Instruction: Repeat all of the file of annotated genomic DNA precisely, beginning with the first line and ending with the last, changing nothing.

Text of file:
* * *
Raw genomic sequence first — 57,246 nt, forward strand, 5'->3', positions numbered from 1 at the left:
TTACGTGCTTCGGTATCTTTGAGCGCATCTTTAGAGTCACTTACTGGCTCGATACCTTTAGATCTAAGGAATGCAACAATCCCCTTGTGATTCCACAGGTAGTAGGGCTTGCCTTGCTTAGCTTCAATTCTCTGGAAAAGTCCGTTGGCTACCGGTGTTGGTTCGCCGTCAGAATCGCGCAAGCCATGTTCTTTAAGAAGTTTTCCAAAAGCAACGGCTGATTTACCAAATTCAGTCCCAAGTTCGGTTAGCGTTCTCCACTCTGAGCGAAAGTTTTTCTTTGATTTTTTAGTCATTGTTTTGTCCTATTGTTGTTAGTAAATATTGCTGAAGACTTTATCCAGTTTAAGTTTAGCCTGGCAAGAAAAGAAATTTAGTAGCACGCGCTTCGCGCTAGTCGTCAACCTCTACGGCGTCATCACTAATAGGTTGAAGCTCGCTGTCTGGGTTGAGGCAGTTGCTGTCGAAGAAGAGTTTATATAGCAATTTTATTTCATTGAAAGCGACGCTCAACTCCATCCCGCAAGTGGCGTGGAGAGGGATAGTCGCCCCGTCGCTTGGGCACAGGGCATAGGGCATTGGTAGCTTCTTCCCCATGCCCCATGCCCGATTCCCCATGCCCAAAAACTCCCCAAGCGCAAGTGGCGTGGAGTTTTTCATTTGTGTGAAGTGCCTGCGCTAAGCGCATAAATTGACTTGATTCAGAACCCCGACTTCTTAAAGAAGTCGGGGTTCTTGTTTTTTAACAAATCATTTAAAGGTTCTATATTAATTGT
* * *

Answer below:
Raw genomic sequence first — 57,246 nt, forward strand, 5'->3', positions numbered from 1 at the left:
TTACGTGCTTCGGTATCTTTGAGCGCATCTTTAGAGTCACTTACTGGCTCGATACCTTTAGATCTAAGGAATGCAACAATCCCCTTGTGATTCCACAGGTAGTAGGGCTTGCCTTGCTTAGCTTCAATTCTCTGGAAAAGTCCGTTGGCTACCGGTGTTGGTTCGCCGTCAGAATCGCGCAAGCCATGTTCTTTAAGAAGTTTTCCAAAAGCAACGGCTGATTTACCAAATTCAGTCCCAAGTTCGGTTAGCGTTCTCCACTCTGAGCGAAAGTTTTTCTTTGATTTTTTAGTCATTGTTTTGTCCTATTGTTGTTAGTAAATATTGCTGAAGACTTTATCCAGTTTAAGTTTAGCCTGGCAAGAAAAGAAATTTAGTAGCACGCGCTTCGCGCTAGTCGTCAACCTCTACGGCGTCATCACTAATAGGTTGAAGCTCGCTGTCTGGGTTGAGGCAGTTGCTGTCGAAGAAGAGTTTATATAGCAATTTTATTTCATTGAAAGCGACGCTCAACTCCATCCCGCAAGTGGCGTGGAGAGGGATAGTCGCCCCGTCGCTTGGGCACAGGGCATAGGGCATTGGTAGCTTCTTCCCCATGCCCCATGCCCGATTCCCCATGCCCAAAAACTCCCCAAGCGCAAGTGGCGTGGAGTTTTTCATTTGTGTGAAGTGCCTGCGCTAAGCGCATAAATTGACTTGATTCAGAACCCCGACTTCTTAAAGAAGTCGGGGTTCTTGTTTTTTAACAAATCATTTAAAGGTTCTATATTAATTGT